People in the Pacific Northwest talk about the role race plays in their daily lives.
They became U.S. citizens and worked the fields. Rubio, her parents and her 10 siblings moved with the seasons, from Southern California to the vineyards of the Sonoma Valley, and then up to Oregon. Everybody worked.
“From the age of 5 years old, we were out there, five in the morning harvesting crops, and everybody contributed to whatever money we made that day,” she said. “We purchased whatever groceries we needed. If somebody needed shoes, we bought shoes that day.”
It was an isolating way of life, but she didn’t see it that way at the time.
“We lived in our migrant farmworker world. We didn’t really engage much into the greater society, we lived way out in a rural area, we took a bus into school, then a bus all the way back,” she said. “We didn’t really do extracurricular activities. Everything we did was as a family unit.”
In a way, that experience was good preparation for what she says is a central fact of her life as an adult, professional Latina: being ignored.
“When people think about race, they think about black and white — African Americans and whites. The brown people are kind of lost. We’re sort of invisible, and I think we’ve felt that way in the way that people talk about race and ethnicity. The conversation always goes one way or another. We tend to not be noticed.”
As a child, the racism she experienced was overt. Today, it’s quieter.
“I’ll be at a counter and I won’t be seen. I’ll be there. I’m at the front of the line, but the person working doesn’t seem to notice,” she said. “So I’m thinking, maybe it’s because I’m short. but it happens so often it’s not funny anymore, that they’ll look at the person behind me and help them.
“And then other people will say, ‘She was here first.’ They’ll point to me, but I’m in line in front of the guy, and they’re talking to him and not me. It’s just a strange phenomenon.”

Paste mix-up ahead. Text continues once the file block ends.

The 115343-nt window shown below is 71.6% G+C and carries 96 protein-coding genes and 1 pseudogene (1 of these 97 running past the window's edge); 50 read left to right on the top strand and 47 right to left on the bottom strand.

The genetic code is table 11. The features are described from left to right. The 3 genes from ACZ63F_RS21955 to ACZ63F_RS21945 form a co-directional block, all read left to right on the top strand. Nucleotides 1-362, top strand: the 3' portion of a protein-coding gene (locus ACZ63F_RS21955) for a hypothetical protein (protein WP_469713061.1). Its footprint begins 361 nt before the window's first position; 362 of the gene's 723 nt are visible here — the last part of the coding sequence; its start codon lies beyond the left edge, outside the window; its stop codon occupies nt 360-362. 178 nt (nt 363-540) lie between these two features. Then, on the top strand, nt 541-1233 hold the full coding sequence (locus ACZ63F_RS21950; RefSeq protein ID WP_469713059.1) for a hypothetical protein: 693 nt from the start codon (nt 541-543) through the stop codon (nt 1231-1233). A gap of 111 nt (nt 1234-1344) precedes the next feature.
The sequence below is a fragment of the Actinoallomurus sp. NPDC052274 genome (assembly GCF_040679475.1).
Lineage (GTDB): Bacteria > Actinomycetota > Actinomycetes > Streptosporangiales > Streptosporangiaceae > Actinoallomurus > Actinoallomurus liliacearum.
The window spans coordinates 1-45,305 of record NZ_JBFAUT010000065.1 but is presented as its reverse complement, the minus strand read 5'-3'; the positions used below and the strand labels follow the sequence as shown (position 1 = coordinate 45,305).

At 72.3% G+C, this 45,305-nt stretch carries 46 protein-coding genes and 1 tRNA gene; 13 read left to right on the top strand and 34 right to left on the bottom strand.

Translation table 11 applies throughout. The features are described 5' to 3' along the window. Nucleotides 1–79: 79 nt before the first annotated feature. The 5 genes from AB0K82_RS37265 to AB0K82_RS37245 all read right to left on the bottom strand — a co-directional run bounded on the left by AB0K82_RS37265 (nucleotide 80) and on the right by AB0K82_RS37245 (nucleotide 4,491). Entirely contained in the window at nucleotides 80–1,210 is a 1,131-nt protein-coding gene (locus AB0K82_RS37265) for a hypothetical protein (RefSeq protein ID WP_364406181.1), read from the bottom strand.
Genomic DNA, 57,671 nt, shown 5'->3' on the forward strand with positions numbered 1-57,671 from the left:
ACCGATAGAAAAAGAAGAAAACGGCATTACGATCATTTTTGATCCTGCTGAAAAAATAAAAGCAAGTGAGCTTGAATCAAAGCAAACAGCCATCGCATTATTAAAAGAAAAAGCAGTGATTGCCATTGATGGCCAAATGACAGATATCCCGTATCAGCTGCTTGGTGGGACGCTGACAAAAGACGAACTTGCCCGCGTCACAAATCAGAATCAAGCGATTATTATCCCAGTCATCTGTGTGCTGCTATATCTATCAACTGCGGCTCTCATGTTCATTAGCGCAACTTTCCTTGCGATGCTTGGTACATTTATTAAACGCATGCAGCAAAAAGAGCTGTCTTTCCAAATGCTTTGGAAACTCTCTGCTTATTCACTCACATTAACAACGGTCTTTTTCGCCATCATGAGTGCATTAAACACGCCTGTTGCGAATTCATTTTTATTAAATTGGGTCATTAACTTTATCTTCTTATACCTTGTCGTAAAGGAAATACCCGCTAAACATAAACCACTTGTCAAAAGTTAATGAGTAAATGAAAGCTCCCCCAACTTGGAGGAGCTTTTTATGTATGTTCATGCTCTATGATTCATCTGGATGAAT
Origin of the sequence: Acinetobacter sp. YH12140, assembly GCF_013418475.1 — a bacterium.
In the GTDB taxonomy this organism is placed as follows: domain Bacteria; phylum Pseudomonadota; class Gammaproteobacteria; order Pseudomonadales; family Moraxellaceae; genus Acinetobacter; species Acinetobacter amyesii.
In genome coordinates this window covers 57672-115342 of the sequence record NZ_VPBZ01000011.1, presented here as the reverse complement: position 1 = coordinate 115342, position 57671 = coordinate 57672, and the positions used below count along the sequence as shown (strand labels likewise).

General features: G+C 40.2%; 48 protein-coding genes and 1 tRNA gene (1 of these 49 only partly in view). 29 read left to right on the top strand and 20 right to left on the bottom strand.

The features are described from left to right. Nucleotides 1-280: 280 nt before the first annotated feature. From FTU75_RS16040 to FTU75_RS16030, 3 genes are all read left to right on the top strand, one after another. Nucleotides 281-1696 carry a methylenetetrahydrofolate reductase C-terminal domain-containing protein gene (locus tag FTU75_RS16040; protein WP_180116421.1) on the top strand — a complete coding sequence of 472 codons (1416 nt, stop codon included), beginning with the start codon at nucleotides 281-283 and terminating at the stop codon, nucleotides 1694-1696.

It’s especially strange given her experience. She’s spent more than two decades in public policy management, much of that in law enforcement. She worked for the U.S. Department of Justice, as the director of the Community Policing Institute at Western Oregon University and as the public safety director for former Portland Mayor Tom Potter.
“I remember walking into a room full of white people to do a talk on crime prevention and how to be safe and people would look around and go, ‘Oh, where is the cop?’ Well, that would be me,” she said. “And they were highly disappointed because they were expecting to see this officer with a uniform and badge, and here was this short brown woman.”
“Short brown woman” is one of many things Rubio has called herself or been called over the years – none quite ideal.
“We started as Mexicans, because that’s what my parents told us we were. Then we started school, and they said, ‘no you’re not Mexican, you’re Mexican-American.’ Then Hispanic, then Chicano because it was the Chicano movement. It was like the black pride movement. That’s where I would love to live, the Chicano stage. And then of course, Hispanic, and now Latino.
“It’s like we have to be political. We can’t just be. We can’t just be part of this country, can’t just be American or Mexican. We have to be political,” she said.
“If you don’t have white skin, you cannot be just American.”